What do you think about a C# 6 like nameof() expression for

Ron Buckton Ron.Buckton at microsoft.com
Sun Jun 16 00:03:37 UTC 2019


> What should occur where the code is

It would be "y" in all 3 places.

> ... is a proposal for _more_ than only getting the _name_ of an _declared_ and _initialized_ variable?

It is a proposal for getting the name of a _declared_ variable. Whether it is _initialized_ does not matter.

> Should a ```RefefenceError``` _not_ be thrown simple because ```nameof``` is used?

No, an error is not thrown. ECMAScript is much more nuanced. Block scoped variables from 'let' or 'const' exist and can be *referenced* (via closure or export, currently) anywhere within the same block scope, even before they are initialized. Until they have been *initialized* (the line of code contain the declaration has been reached and evaluated), they exist in a "Temporal Dead Zone" (TDZ). Attempting to *dereference* them (i.e. access or store a value) while in this TDZ is what results in the ReferenceError.

At no point does the `nameof` operator *dereference* the variable, so no error need be thrown.

From: guest271314
Sent: Saturday, June 15, 4:29 PM
Subject: Re: Re: What do you think about a C# 6 like nameof() expression for
To: Ron Buckton
Cc: es-discuss at mozilla.org




What should occur where the code is

```
const x = nameof y
await new Promise(resolve => setTimeout(resolve, 100000)); // should x be "y" here?
await new Promise(resolve => setTimeout(resolve, 200000)); // should x be "y" here?
await Promise.all([new Promise(resolve => setTimeout(resolve, 300000)), ...doStuff()]); // should x be "y" here?
const y = 1;
```

?

The immediately invoked arrow function example (where a ```RefeferenceError``` is thrown) appears to demonstrate that to output the expected result of ```nameof``` within the context of the code example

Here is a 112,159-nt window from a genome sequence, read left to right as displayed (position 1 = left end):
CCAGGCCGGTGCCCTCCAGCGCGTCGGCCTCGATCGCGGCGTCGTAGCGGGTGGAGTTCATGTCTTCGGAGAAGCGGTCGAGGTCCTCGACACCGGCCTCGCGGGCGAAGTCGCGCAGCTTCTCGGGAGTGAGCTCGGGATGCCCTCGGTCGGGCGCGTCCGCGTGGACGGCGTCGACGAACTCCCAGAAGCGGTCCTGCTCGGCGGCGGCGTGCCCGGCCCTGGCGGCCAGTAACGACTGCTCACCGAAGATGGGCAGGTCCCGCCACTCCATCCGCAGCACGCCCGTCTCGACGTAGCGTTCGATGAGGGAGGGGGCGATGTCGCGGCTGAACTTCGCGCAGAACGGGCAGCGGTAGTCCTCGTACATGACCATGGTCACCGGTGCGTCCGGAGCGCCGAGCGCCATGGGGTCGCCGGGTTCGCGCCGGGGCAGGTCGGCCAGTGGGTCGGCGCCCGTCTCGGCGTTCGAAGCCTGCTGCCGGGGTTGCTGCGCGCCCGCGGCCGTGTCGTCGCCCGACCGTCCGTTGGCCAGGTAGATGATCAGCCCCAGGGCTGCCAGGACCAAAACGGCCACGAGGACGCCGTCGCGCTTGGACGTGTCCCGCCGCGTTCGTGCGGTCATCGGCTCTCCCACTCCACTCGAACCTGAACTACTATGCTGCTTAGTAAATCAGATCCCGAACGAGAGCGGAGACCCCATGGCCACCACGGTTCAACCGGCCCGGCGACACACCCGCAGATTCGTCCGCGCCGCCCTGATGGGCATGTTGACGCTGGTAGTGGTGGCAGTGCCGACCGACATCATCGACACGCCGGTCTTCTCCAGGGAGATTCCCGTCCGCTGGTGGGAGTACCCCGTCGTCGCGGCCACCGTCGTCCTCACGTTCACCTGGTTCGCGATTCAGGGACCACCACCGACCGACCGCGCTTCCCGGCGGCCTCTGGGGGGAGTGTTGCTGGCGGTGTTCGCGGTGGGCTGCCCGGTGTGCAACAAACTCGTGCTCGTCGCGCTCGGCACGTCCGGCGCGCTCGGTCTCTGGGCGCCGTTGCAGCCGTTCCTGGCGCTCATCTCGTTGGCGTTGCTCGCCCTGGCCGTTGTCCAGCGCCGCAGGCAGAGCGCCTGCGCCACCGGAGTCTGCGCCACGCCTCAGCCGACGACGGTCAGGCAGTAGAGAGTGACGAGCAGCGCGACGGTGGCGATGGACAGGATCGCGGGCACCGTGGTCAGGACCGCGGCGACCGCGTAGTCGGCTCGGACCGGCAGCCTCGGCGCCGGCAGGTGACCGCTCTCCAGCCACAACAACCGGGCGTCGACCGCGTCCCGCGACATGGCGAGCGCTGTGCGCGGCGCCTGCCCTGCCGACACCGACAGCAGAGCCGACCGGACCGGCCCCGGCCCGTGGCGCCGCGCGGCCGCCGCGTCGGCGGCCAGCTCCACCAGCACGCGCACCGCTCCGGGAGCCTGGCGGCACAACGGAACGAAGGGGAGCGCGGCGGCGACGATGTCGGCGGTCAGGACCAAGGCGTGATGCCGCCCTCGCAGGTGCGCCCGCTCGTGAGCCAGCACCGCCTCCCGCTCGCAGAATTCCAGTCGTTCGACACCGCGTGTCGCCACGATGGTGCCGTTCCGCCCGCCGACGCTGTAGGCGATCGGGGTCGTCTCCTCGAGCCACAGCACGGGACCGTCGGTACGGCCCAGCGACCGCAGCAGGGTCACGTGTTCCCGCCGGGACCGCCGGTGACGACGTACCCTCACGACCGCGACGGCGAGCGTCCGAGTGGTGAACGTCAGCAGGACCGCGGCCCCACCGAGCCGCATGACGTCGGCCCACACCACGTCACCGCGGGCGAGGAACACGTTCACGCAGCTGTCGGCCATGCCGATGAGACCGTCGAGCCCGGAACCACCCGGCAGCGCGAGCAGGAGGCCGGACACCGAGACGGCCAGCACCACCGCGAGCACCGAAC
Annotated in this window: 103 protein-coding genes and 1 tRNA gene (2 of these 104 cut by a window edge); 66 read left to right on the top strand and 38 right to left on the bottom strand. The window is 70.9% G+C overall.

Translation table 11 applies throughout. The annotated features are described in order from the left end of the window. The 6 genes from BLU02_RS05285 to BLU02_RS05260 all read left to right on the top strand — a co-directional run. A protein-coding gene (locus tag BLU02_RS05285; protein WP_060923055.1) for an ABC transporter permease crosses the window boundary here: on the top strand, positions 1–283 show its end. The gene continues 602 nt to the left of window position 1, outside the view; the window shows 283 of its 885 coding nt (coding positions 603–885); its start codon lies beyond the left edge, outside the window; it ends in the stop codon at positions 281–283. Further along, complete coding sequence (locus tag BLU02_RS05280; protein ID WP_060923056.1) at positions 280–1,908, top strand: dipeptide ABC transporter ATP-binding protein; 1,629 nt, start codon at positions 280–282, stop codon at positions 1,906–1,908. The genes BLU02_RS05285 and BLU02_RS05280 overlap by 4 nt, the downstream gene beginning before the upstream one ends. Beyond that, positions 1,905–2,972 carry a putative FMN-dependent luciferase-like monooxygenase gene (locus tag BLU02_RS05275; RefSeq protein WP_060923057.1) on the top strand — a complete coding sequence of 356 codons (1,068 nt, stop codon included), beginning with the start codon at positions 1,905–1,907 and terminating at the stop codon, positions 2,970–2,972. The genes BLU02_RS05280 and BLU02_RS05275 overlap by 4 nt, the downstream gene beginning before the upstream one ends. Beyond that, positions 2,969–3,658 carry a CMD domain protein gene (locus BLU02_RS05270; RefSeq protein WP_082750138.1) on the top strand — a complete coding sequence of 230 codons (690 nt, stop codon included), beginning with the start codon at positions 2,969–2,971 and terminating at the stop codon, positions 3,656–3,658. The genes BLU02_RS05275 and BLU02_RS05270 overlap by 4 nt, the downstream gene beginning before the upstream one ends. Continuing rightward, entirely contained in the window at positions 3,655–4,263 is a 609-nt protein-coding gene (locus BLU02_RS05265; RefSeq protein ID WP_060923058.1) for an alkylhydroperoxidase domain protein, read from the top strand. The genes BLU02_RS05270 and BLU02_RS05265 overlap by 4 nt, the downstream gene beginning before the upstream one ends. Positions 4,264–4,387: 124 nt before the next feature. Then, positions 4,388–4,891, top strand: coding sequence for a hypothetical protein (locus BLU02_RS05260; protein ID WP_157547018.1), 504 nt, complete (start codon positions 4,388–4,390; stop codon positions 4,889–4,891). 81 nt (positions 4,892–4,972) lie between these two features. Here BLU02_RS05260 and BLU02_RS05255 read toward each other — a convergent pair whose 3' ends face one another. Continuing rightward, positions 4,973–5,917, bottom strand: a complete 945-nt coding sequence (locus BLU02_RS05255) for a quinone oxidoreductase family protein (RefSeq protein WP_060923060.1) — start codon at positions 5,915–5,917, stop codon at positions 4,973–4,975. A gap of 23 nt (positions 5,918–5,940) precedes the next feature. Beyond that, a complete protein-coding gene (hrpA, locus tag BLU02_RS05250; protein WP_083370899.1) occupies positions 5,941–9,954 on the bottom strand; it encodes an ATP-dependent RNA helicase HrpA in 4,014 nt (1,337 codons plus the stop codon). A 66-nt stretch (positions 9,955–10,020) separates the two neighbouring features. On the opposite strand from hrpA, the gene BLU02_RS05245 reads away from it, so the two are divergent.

```
const x = nameof y
const y = 1;
```

is a proposal for _more_ than only getting the _name_ of an _declared_ and _initialized_ variable?

Should a ```RefefenceError``` _not_ be thrown simple because ```nameof``` is used?

On Sat, Jun 15, 2019 at 11:16 PM Ron Buckton <Ron.Buckton at microsoft.com<mailto:Ron.Buckton at microsoft.com>> wrote:
```
const x = nameof y
const y = 1;
```

`x` would have the value “y”. It would not matter if `y` were initialized or had yet been reached during execution. It does not deviate from the purpose of `let` or `const`, because you are not accessing the value of the identifier.

Also consider that this is legal ECMAScript in a module:

```
export { y }
const y = 1;
```

The binding for `y` exists within the same block scope, it just has not yet been initialized. Exporting it via `export { y }`, closing over it via `() => y`, or accessing it via `nameof y` would all be the same. In all three cases you are accessing the *binding* of `y`, not the *value* of `y`. Even in the `() => y` case, you don’t access the *value* of `y` until you execute the function.

From: guest271314 <guest271314 at gmail.com<mailto:guest271314 at gmail.com>>
Sent: Saturday, June 15, 2019 3:57 PM
To: Ron Buckton <Ron.Buckton at microsoft.com<mailto:Ron.Buckton at microsoft.com>>
Cc: es-discuss at mozilla.org<mailto:es-discuss at mozilla.org>
Subject: Re: Re: What do you think about a C# 6 like nameof() expression for

> Sorry, I meant to say “not entirely correct”.

You have not yet confirmed if in fact the expected output is referencing a variable declared using ```const``` on the current line _before_ initialization _on the next line_.

That example appears to deviate from the purpose and usage of ```const```, beyond the scope of ```nameof```, and if were implemented, a ```ReferenceError``` should _not_ be thrown when a ```const``` variable that has yet to be initialized _on the next line_ is referred to _on the current line_?

Aside from that example, the code which essentially already implements ```nameof``` should be able to be found in the code which implements ```ReferenceError``` relevant to ```const```.

On Sat, Jun 15, 2019 at 10:47 PM Ron Buckton <Ron.Buckton at microsoft.com<mailto:Ron.Buckton at microsoft.com>> wrote:
Sorry, I meant to say “not entirely correct”.

From: Ron Buckton
Sent: Saturday, June 15, 2019 3:03 PM
To: guest271314 <guest271314 at gmail.com<mailto:guest271314 at gmail.com>>
Cc: es-discuss at mozilla.org<mailto:es-discuss at mozilla.org>
Subject: RE: Re: What do you think about a C# 6 like nameof() expression for

> At that point in the example code the identifer ```y``` does not exist.

That is not entirely incorrect. The identifier `y` exists, but its binding has not been initialized, otherwise you couldn’t refer to y in this case:



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